Teachers Union Urges Lawmakers to Override Gov. Malloy's Veto | Connecticut Public Radio
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Teachers Union Urges Lawmakers to Override Gov. Malloy's Veto

Jul 14, 2015

In his veto statement, Malloy said the bill took too much power away from the governor's office.

Nearly every lawmaker in the General Assembly voted to create minimum qualifications for the state’s education commissioner. But Governor Dannel Malloy decided to veto the bill and now the state’s largest teachers union is now asking the legislature to override the veto.

The only public comment against the plan was made by ConnCANN, an education reform organization with pro-charter school leanings. For Mark Waxenberg, Governor Malloy’s veto is a sign that he’s more aligned with so-called corporate reform efforts than what’s best for public education.

“With that group being the only opponent, and their testimony almost aligning with the governor’s veto message, it leaves one to wonder why the governor took this position,” he said. 

Waxenberg heads the Connecticut Education Association, a union that represents about 43,000 teachers. Waxenberg wants lawmakers to overturn Malloy’s veto.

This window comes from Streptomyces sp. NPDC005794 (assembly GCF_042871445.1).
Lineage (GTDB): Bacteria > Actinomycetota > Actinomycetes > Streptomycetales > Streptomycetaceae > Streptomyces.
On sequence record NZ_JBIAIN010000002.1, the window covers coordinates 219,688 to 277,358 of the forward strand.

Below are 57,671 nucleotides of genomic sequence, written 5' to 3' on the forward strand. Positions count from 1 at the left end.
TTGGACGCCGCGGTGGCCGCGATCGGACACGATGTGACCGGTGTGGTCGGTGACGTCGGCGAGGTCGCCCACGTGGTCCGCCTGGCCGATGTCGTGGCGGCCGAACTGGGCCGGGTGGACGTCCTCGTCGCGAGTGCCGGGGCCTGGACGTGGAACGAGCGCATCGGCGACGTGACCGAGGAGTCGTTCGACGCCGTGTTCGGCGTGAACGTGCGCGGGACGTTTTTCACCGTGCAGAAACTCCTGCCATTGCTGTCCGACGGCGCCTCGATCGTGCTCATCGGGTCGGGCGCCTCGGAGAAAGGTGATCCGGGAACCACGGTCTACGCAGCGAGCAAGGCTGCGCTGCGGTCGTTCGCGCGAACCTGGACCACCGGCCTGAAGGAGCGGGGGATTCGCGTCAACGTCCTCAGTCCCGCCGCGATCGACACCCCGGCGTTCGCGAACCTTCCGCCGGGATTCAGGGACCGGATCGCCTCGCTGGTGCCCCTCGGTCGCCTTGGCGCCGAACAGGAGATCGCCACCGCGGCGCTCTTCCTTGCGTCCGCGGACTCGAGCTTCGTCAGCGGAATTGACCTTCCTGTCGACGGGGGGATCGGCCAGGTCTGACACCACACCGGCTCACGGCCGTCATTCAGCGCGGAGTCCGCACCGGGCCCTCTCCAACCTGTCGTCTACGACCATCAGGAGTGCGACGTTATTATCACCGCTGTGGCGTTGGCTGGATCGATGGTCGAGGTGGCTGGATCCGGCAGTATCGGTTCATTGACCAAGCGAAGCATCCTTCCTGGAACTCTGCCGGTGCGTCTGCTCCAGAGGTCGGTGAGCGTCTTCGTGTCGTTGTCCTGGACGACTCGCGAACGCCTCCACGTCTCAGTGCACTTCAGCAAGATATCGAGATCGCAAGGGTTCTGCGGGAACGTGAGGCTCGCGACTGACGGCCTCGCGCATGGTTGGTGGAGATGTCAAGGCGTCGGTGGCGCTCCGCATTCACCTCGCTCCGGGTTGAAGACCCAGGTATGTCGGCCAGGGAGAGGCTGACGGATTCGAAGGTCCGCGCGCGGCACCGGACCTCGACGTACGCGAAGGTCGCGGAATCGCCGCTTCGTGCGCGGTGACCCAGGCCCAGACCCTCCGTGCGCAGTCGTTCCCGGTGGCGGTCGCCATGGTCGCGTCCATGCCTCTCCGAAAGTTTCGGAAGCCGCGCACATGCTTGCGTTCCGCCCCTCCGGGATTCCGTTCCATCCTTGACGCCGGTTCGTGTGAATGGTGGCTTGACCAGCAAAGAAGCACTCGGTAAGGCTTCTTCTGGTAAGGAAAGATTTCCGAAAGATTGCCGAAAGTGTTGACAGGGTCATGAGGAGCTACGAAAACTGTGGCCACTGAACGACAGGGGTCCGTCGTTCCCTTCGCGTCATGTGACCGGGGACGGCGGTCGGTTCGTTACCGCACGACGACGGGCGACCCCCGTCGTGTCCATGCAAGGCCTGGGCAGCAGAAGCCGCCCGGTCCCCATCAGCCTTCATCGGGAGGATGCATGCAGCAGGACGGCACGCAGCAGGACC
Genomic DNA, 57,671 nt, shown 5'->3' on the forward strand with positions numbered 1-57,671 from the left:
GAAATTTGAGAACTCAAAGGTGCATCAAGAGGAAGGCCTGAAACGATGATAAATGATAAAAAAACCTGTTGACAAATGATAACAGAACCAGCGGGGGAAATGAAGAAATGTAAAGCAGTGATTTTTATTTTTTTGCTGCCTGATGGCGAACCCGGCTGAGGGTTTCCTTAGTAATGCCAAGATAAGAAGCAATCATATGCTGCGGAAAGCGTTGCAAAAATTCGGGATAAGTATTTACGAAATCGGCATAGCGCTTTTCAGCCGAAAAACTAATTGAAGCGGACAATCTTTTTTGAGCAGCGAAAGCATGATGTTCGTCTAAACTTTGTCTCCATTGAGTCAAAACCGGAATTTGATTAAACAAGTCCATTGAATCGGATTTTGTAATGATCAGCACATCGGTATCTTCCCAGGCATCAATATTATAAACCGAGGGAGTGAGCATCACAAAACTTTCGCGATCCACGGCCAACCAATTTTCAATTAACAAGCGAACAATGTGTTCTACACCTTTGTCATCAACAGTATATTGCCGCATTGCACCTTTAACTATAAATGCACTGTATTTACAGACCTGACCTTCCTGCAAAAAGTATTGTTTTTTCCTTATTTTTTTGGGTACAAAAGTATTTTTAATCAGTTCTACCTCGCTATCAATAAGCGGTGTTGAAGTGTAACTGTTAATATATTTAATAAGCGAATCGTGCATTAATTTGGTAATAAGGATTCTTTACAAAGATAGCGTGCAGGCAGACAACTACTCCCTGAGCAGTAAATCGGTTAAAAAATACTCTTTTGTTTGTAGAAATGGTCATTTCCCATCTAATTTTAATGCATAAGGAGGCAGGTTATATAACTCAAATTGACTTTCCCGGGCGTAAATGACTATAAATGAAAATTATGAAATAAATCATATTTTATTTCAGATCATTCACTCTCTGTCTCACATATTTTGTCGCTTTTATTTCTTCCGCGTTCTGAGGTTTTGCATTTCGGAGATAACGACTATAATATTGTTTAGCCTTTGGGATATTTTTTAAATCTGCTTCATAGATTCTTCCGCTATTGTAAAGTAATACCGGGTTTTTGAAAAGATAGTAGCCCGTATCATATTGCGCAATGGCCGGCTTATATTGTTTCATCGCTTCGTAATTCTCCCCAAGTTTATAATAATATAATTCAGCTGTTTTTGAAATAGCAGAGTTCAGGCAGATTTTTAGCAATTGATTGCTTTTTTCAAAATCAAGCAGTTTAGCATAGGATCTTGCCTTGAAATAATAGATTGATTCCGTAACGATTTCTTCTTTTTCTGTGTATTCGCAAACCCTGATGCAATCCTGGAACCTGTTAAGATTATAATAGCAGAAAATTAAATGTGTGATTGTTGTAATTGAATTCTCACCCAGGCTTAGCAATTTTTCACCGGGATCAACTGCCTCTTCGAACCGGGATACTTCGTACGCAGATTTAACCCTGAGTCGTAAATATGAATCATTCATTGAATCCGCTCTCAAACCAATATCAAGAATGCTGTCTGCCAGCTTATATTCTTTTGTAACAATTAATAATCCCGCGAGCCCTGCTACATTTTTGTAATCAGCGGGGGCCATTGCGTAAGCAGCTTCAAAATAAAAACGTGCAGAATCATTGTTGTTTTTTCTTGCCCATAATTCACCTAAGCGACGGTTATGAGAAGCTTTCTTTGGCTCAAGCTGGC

Republican State Representative and education committee ranking member Gail Lavielle agrees.

“I think that the bill sets very good policy in a moderate way and a reasoned way. So I would like to see it go forward," Lavielle said. 

The bipartisan bill would require the education commissioner to have five years of experience as a teacher and three as an administrator, and hold an advanced education degree.

It came after Stefan Pryor resigned as education commissioner at the end of last year. Malloy picked Pryor even though Pryor had had no education experience outside of starting a charter school in New Haven.

In his veto statement, Malloy said the bill took too much power away from the governor's office.

The bill "encroaches on the purview of the chief executive of the state to select a candidate whom s/he deems the best candidate to lead the department and implement the Governor's education policy initiatives," the statement read. 

Here's the entire veto message: 

To override the veto, Democrats have to agree to take an override vote to the General Assembly, and it would require a two-thirds vote to become law. The governor's office declined to comment beyond Malloy's public statement.